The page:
Although I absolutely adore the entry-level Bricco del Bosco (one of my half-dozen favorite light-bodied Italian wines of all time), it is the Vigne Vecchie that is a unique wine, of which I have never had a bad vintage. It boasts all the characteristics that make Grignolinos so endearing, but kicks them up a notch or two. The Vigne Vecchie is a bigger, deeper wine than the Bricco del Bosco tout court, medium-bodied and very refined but mouthcoating in its rich fruit and tannic presence, a wine brimming with ripe red cherry, sweet spice and floral nuances that linger long on the aftertaste. Accornero has tinkered with his winemaking over the years, in order to achieve the most ageworthy Grignolino possible. For example, he now uses increasingly longer macerations and fermentations. From 2006 - 2008, macero-fermentations lasted roughly three weeks, but since 2009 these increased gradually, reaching up to two months with the 2013 and 2014 vintages (there is now two months’ worth of skin contact, using the old cappello sommerso technique with wooden staves keeping the cap down in contact with the must). The wine ages 30 months in tonneaux (of which roughly 60% are new, the percentage of new oak changes depending on the vintage characteristics). I wonder how many readers ever imagined a Grignolino that could spend two years or more in oak and still taste of anything else; and yet, therein lies the magic of the Bricco del Bosco Vigne Vecchie, a wine in which the fruit always sings loud while oakiness is never much of an issue.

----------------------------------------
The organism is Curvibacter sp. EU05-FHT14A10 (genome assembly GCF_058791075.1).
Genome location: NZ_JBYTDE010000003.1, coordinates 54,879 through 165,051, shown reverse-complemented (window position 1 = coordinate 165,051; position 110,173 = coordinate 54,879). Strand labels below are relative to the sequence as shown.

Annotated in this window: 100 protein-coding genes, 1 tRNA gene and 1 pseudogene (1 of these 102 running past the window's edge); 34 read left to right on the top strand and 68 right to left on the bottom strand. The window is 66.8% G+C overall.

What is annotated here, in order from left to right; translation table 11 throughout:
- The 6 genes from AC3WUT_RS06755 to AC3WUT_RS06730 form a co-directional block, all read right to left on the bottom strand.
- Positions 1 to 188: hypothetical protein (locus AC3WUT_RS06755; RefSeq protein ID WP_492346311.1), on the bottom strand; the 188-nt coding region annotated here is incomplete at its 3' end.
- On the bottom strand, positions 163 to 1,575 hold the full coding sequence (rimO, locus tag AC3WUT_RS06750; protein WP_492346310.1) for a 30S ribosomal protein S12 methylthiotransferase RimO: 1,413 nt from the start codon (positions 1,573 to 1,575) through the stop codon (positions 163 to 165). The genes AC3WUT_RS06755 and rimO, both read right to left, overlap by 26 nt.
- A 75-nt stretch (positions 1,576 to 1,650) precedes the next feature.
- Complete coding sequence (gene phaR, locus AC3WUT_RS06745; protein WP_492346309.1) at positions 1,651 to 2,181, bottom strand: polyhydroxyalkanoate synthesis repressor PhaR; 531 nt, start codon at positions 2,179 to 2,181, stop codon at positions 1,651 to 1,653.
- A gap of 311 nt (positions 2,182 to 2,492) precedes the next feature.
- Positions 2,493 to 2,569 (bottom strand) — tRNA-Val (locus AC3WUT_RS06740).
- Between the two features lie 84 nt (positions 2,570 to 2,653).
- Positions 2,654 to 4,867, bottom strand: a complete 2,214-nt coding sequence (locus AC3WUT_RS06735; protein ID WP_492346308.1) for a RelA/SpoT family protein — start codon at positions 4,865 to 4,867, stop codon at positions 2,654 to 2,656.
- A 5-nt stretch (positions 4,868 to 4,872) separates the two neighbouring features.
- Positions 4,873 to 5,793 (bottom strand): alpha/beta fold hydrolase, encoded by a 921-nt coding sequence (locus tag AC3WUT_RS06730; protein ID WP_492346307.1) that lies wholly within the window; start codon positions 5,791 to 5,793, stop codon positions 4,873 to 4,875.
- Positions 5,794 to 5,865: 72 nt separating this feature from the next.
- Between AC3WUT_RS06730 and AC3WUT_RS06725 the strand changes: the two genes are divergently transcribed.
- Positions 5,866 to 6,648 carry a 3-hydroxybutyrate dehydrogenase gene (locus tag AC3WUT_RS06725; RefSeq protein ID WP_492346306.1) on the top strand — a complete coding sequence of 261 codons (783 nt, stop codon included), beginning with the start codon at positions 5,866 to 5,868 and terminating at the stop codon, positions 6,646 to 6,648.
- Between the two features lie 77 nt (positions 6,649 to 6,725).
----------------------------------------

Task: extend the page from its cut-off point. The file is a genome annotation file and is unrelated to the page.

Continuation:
The first-ever tasting of every vintage ever made of the Bricco del Bosco Vigne Vecchie. The wines were tasted non-blind directly at the Accornero estate in May 2019 in the company of Ermanno Accornero and Mario Ronco

Accornero first made the Grignolino Vecchie Vigne in 2006, but had wanted to make an oak-aged, ageworthy Grignolino as far back as the 1970s. He was always very aware that local old-timers believed most Grignolinos were being drunk much too young, and that the wines come into their own at three to four years. But at that point in time nobody aged Grignolino wines at all, preferring to bank on the easygoing, addictively perfumed charms of the steel-aged versions. Accornero knew this meant missing out on showcasing the Grignolino variety’s full winemaking potential; after all, it couldn’t be an accident that all the wines that had reaped important awards and medals in centuries past were oak-aged. And so, in 2006 he took the plunge and made his first oak-aged Grignolino (releasing it only in 2011); the rest, as they say, is history.

See the Wines from Youngest to Oldest